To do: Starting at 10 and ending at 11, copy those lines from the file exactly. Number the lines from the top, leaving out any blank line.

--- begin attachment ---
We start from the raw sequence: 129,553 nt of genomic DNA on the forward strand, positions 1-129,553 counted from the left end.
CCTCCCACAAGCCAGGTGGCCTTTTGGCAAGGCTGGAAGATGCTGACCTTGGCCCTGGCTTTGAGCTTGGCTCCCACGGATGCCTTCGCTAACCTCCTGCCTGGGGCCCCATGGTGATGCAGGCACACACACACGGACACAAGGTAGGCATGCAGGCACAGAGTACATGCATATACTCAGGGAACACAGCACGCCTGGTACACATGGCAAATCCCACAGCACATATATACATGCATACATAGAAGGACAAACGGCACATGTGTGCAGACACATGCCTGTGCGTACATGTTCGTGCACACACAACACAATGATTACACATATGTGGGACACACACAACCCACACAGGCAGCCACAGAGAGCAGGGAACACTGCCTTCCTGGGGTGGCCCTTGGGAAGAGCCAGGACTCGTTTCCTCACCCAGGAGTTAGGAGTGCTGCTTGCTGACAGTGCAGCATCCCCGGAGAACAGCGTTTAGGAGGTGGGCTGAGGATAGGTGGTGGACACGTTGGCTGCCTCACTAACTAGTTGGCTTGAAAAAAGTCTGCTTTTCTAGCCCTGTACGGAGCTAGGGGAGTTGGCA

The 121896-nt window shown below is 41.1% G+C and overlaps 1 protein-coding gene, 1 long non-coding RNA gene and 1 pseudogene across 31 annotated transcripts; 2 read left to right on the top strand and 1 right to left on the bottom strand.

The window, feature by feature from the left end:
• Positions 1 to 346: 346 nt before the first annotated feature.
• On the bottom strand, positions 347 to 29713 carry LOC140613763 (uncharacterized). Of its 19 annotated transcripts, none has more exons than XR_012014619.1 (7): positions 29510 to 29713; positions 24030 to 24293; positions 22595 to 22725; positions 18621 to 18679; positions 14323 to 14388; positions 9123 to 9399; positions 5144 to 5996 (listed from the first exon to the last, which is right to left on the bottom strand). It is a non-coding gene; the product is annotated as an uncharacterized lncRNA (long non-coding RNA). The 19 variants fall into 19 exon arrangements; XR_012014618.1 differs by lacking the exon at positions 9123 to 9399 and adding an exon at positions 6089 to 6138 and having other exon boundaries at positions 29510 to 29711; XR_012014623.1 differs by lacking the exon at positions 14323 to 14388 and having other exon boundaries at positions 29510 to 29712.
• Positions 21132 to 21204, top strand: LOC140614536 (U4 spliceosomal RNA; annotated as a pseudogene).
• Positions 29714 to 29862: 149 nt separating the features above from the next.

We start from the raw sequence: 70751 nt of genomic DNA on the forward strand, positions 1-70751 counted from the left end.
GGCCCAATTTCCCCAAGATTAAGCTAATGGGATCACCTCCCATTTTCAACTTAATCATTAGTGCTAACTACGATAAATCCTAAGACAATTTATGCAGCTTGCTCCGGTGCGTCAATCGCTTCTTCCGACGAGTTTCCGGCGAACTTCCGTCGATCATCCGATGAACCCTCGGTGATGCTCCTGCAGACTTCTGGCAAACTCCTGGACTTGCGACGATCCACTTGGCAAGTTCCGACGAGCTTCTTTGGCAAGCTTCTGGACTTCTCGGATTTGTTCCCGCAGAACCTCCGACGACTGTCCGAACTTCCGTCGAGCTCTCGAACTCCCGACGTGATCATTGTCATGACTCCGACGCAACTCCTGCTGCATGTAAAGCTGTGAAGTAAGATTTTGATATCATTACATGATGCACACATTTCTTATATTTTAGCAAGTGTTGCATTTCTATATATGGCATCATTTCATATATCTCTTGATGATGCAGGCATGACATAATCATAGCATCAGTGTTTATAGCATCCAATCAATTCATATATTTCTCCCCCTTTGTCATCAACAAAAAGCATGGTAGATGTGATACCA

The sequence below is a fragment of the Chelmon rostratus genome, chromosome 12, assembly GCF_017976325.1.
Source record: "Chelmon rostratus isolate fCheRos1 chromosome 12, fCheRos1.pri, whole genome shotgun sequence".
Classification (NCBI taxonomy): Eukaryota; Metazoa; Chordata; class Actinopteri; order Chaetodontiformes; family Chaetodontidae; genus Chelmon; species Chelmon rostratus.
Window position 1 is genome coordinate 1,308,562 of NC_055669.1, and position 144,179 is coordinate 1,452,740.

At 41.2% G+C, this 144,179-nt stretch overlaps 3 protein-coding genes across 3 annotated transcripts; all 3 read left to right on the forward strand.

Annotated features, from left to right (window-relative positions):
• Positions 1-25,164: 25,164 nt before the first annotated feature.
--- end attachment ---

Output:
GGCCCAATTTCCCCAAGATTAAGCTAATGGGATCACCTCCCATTTTCAACTTAATCATTAGTGCTAACTACGATAAATCCTAAGACAATTTATGCAGCTTGCTCCGGTGCGTCAATCGCTTCTTCCGACGAGTTTCCGGCGAACTTCCGTCGATCATCCGATGAACCCTCGGTGATGCTCCTGCAGACTTCTGGCAAACTCCTGGACTTGCGACGATCCACTTGGCAAGTTCCGACGAGCTTCTTTGGCAAGCTTCTGGACTTCTCGGATTTGTTCCCGCAGAACCTCCGACGACTGTCCGAACTTCCGTCGAGCTCTCGAACTCCCGACGTGATCATTGTCATGACTCCGACGCAACTCCTGCTGCATGTAAAGCTGTGAAGTAAGATTTTGATATCATTACATGATGCACACATTTCTTATATTTTAGCAAGTGTTGCATTTCTATATATGGCATCATTTCATATATCTCTTGATGATGCAGGCATGACATAATCATAGCATCAGTGTTTATAGCATCCAATCAATTCATATATTTCTCCCCCTTTGTCATCAACAAAAAGCATGGTAGATGTGATACCA

The sequence below is a fragment of the Chelmon rostratus genome, chromosome 12, assembly GCF_017976325.1.